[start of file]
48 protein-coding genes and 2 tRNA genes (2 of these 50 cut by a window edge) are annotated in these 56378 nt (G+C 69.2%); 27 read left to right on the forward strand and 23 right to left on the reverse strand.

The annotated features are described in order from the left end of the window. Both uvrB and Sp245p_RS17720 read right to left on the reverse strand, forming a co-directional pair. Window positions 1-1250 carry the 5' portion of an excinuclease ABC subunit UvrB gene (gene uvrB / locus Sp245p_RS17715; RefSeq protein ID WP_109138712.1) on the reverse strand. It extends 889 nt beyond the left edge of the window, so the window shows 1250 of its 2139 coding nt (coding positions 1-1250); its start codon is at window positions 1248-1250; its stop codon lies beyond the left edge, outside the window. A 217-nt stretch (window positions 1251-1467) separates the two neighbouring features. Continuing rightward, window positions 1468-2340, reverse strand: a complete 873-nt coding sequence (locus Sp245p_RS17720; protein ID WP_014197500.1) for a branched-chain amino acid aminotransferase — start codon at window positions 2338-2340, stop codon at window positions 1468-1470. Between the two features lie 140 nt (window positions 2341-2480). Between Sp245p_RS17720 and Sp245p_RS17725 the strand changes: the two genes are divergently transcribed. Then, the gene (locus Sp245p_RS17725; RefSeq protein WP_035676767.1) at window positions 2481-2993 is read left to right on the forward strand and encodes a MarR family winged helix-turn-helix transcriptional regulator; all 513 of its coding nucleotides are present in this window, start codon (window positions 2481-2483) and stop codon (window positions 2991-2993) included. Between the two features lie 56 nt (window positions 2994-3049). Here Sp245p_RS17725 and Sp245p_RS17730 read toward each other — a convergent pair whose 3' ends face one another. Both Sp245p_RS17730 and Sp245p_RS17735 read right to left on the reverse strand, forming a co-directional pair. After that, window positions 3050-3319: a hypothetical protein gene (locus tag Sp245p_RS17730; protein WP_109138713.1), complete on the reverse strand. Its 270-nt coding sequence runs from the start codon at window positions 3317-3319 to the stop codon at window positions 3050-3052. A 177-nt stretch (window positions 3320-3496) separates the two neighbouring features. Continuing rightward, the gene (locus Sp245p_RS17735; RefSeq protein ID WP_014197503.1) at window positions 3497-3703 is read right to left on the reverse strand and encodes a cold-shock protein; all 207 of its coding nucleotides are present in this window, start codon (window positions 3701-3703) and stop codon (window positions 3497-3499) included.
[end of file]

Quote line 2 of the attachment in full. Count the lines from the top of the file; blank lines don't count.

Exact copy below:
The annotated features are described in order from the left end of the window. Both uvrB and Sp245p_RS17720 read right to left on the reverse strand, forming a co-directional pair. Window positions 1-1250 carry the 5' portion of an excinuclease ABC subunit UvrB gene (gene uvrB / locus Sp245p_RS17715; RefSeq protein ID WP_109138712.1) on the reverse strand. It extends 889 nt beyond the left edge of the window, so the window shows 1250 of its 2139 coding nt (coding positions 1-1250); its start codon is at window positions 1248-1250; its stop codon lies beyond the left edge, outside the window. A 217-nt stretch (window positions 1251-1467) separates the two neighbouring features. Continuing rightward, window positions 1468-2340, reverse strand: a complete 873-nt coding sequence (locus Sp245p_RS17720; protein ID WP_014197500.1) for a branched-chain amino acid aminotransferase — start codon at window positions 2338-2340, stop codon at window positions 1468-1470. Between the two features lie 140 nt (window positions 2341-2480). Between Sp245p_RS17720 and Sp245p_RS17725 the strand changes: the two genes are divergently transcribed. Then, the gene (locus Sp245p_RS17725; RefSeq protein WP_035676767.1) at window positions 2481-2993 is read left to right on the forward strand and encodes a MarR family winged helix-turn-helix transcriptional regulator; all 513 of its coding nucleotides are present in this window, start codon (window positions 2481-2483) and stop codon (window positions 2991-2993) included. Between the two features lie 56 nt (window positions 2994-3049). Here Sp245p_RS17725 and Sp245p_RS17730 read toward each other — a convergent pair whose 3' ends face one another. Both Sp245p_RS17730 and Sp245p_RS17735 read right to left on the reverse strand, forming a co-directional pair. After that, window positions 3050-3319: a hypothetical protein gene (locus tag Sp245p_RS17730; protein WP_109138713.1), complete on the reverse strand. Its 270-nt coding sequence runs from the start codon at window positions 3317-3319 to the stop codon at window positions 3050-3052. A 177-nt stretch (window positions 3320-3496) separates the two neighbouring features. Continuing rightward, the gene (locus Sp245p_RS17735; RefSeq protein ID WP_014197503.1) at window positions 3497-3703 is read right to left on the reverse strand and encodes a cold-shock protein; all 207 of its coding nucleotides are present in this window, start codon (window positions 3701-3703) and stop codon (window positions 3497-3499) included.